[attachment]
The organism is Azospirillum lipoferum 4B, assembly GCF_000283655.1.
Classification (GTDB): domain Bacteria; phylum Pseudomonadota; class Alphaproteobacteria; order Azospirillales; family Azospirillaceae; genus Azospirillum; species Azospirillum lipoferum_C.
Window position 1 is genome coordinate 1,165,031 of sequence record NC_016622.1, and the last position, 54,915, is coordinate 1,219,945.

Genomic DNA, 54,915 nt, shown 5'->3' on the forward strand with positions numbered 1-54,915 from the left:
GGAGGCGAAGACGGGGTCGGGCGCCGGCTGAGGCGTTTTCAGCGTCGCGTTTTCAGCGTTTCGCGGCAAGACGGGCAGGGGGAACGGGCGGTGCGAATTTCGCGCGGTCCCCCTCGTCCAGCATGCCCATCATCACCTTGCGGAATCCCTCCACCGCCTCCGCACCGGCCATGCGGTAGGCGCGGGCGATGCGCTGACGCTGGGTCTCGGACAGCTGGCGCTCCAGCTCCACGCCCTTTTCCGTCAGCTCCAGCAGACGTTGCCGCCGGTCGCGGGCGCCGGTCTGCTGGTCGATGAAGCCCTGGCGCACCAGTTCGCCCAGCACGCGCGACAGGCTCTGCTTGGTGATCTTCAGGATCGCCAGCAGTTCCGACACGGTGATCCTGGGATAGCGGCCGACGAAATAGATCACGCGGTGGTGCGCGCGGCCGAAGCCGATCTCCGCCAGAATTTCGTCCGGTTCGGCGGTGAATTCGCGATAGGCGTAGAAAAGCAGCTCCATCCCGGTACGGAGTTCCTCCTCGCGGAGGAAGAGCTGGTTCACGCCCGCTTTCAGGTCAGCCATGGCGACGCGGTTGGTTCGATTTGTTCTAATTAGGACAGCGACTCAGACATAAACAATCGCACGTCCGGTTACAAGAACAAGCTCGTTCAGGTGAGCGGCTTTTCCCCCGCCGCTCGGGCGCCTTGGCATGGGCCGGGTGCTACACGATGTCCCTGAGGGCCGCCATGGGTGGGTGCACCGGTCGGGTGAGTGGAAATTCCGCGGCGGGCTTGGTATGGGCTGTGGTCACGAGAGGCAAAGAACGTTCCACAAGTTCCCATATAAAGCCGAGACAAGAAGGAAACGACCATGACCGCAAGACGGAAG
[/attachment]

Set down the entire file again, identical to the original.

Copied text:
The organism is Azospirillum lipoferum 4B, assembly GCF_000283655.1.
Classification (GTDB): domain Bacteria; phylum Pseudomonadota; class Alphaproteobacteria; order Azospirillales; family Azospirillaceae; genus Azospirillum; species Azospirillum lipoferum_C.
Window position 1 is genome coordinate 1,165,031 of sequence record NC_016622.1, and the last position, 54,915, is coordinate 1,219,945.

Genomic DNA, 54,915 nt, shown 5'->3' on the forward strand with positions numbered 1-54,915 from the left:
GGAGGCGAAGACGGGGTCGGGCGCCGGCTGAGGCGTTTTCAGCGTCGCGTTTTCAGCGTTTCGCGGCAAGACGGGCAGGGGGAACGGGCGGTGCGAATTTCGCGCGGTCCCCCTCGTCCAGCATGCCCATCATCACCTTGCGGAATCCCTCCACCGCCTCCGCACCGGCCATGCGGTAGGCGCGGGCGATGCGCTGACGCTGGGTCTCGGACAGCTGGCGCTCCAGCTCCACGCCCTTTTCCGTCAGCTCCAGCAGACGTTGCCGCCGGTCGCGGGCGCCGGTCTGCTGGTCGATGAAGCCCTGGCGCACCAGTTCGCCCAGCACGCGCGACAGGCTCTGCTTGGTGATCTTCAGGATCGCCAGCAGTTCCGACACGGTGATCCTGGGATAGCGGCCGACGAAATAGATCACGCGGTGGTGCGCGCGGCCGAAGCCGATCTCCGCCAGAATTTCGTCCGGTTCGGCGGTGAATTCGCGATAGGCGTAGAAAAGCAGCTCCATCCCGGTACGGAGTTCCTCCTCGCGGAGGAAGAGCTGGTTCACGCCCGCTTTCAGGTCAGCCATGGCGACGCGGTTGGTTCGATTTGTTCTAATTAGGACAGCGACTCAGACATAAACAATCGCACGTCCGGTTACAAGAACAAGCTCGTTCAGGTGAGCGGCTTTTCCCCCGCCGCTCGGGCGCCTTGGCATGGGCCGGGTGCTACACGATGTCCCTGAGGGCCGCCATGGGTGGGTGCACCGGTCGGGTGAGTGGAAATTCCGCGGCGGGCTTGGTATGGGCTGTGGTCACGAGAGGCAAAGAACGTTCCACAAGTTCCCATATAAAGCCGAGACAAGAAGGAAACGACCATGACCGCAAGACGGAAG